International Journal of Sport Finance

Issue 17:4 – November, 2022

Articles in this Issue

Could More Dunking Really Help the WNBA?

Nefertiti Walker, Thomas Allred and David Berri

Motivated by a comment Shaquille O’Neal made about the Women’s National Basketball Association (WNBA), we ask the following question: Is consumer demand and revenue in sports driven by the entertainment spectacle of the contest or the emotional attachment derived from wins and losses? We answer this question by empirically examining gate revenue in the National Basketball Association (NBA) from 2000‒01 to 2018‒19. Utilizing a linear regression with panel corrected errors, we examined the impact on factors like dunking, three-point shooting, star power, and team wins on team gate revenue. Our findings indicate that basketball fans very much care about winning, but they are less interested in how those wins are achieved.

JEL Codes: Z20, J16


Position Premium in Major League Soccer

David Butler, Dennis Coates

This research estimates the effect of specific player position on salary in Major League Soccer. We expand a mincer-style wage equation with indicators for precise roles as defined by the Football Manager™ simulation. Our salary data covers 1,174 salaries for the 2019 and 2020 seasons. We match this to 17 positions and consider generalist and specialist functions in wage determination. Estimating ordinary least squares and quantile regressions, we find that defensive salary penalties are incurred only by specific peripheral defensive and wing back positions. Premia exist for versatile, attacking midfield players. We show that multi-positional players—those that play in multiple positional zones—earn a premium. The findings bring nuance to any specialist-generalist debate as versatile defensive players incur a penalty whereas versatile attacking midfield players earn a premium. Practically, the results speak to player unions, intermediaries advising players on their developmental needs, and franchises who must optimize salary budgets.


Nepotism in the NHL? Family Relationships and the NHL Draft

Rodney J. Paul, Nick Riccardi and Steven DiMaria

This research investigates player career performance compared to their National Hockey League (NHL) draft position as it relates to nepotism and physical/human capital transfer. After identifying family members of former players, we analyze their performance compared to others using a sample of over 1100 players from the 2005‒2010 drafts. We find no evidence of nepotism as it relates to sons in relation to earnings and only slight possible evidence in terms of reaching a low minimum games-played threshold. Although sons appear to be drafted appropriately, players with NHL siblings appear to be significantly undervalued as they outperformed their peers.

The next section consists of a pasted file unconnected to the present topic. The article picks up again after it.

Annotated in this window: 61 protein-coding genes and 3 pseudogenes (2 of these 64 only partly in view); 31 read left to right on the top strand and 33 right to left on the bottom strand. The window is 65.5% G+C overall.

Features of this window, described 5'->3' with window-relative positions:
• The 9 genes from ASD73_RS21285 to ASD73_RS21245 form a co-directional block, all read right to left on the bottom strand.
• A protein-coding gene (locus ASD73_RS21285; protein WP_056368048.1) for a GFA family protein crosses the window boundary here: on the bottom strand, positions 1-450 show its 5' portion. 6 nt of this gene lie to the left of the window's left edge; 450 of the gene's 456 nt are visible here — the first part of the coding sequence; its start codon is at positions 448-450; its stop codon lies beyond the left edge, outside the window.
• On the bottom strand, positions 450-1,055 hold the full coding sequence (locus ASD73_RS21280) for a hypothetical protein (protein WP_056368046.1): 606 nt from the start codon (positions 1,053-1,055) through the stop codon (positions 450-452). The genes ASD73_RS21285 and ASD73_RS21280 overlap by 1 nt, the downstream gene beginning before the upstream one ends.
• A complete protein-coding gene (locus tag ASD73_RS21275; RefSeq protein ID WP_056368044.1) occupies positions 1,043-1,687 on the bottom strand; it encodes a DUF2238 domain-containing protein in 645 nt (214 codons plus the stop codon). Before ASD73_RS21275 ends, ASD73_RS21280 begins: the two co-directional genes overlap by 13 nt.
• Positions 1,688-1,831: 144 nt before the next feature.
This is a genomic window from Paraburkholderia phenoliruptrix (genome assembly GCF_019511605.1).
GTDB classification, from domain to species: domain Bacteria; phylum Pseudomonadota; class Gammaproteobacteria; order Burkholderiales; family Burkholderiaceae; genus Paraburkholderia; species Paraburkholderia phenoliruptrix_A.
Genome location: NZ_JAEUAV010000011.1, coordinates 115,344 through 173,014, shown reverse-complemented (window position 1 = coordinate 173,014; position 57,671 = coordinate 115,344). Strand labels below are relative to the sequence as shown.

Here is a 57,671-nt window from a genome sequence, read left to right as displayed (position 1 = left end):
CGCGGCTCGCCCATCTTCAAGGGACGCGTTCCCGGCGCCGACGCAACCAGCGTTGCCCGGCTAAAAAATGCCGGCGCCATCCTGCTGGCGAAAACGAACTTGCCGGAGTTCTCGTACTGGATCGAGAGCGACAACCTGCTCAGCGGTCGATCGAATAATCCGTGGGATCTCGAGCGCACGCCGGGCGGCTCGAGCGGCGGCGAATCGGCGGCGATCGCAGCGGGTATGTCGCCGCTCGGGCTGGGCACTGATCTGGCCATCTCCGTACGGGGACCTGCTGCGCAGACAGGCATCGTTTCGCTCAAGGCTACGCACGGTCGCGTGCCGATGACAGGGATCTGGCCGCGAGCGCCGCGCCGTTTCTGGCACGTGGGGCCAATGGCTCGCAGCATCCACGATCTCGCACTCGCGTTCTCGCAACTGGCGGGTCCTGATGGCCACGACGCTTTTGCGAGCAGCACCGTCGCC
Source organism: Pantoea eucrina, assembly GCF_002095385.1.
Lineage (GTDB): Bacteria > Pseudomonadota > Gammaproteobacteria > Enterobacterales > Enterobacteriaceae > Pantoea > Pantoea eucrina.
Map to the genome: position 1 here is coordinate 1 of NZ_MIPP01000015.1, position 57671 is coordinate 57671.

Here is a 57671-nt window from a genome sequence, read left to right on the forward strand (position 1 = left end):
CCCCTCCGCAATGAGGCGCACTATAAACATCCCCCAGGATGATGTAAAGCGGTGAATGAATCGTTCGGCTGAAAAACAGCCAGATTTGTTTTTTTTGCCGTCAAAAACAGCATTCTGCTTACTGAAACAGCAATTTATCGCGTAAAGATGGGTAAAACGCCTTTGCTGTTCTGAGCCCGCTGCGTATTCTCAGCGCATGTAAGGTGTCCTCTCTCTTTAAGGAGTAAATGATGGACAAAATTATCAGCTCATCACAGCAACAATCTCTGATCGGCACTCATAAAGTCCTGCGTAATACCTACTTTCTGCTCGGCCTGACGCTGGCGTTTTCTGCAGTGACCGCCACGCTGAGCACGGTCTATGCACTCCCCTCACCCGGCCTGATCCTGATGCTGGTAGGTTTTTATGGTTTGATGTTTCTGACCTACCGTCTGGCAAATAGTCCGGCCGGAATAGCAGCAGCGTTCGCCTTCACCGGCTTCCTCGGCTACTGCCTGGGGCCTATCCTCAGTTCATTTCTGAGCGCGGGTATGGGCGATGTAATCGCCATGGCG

Consumer and Employer Discrimination in Professional Sports Markets: New Evidence from Major League Baseball

Wolfgang Maennig, Steffen Q. Mueller

This study investigates the relationship between consumer discrimination, racial matching strategies, and employer discrimination in Major League Baseball (MLB) from 1985 to 2016. Specifically, we assess the extent to which both fan attendance and team performance respond to changes in teams’ and their local market areas’ racial compositions. To this end, we use game-level data (N = 69,239) that we aggregate to the team-season level (N = 866). Using facial recognition software and pictures on more than 7,000 players, each player is assigned to one of three race groups: White, Black, and other (Asian or Hispanic). We find both consumer and employer discrimination; discrimination varies across leagues, over time, by race and athlete groups, and regional racial composition. However, league-specific fan and employer racial preferences only partially align, indicating that employer discrimination is not primarily driven by fans’ racial preferences.

JEL: C5, J1, Z2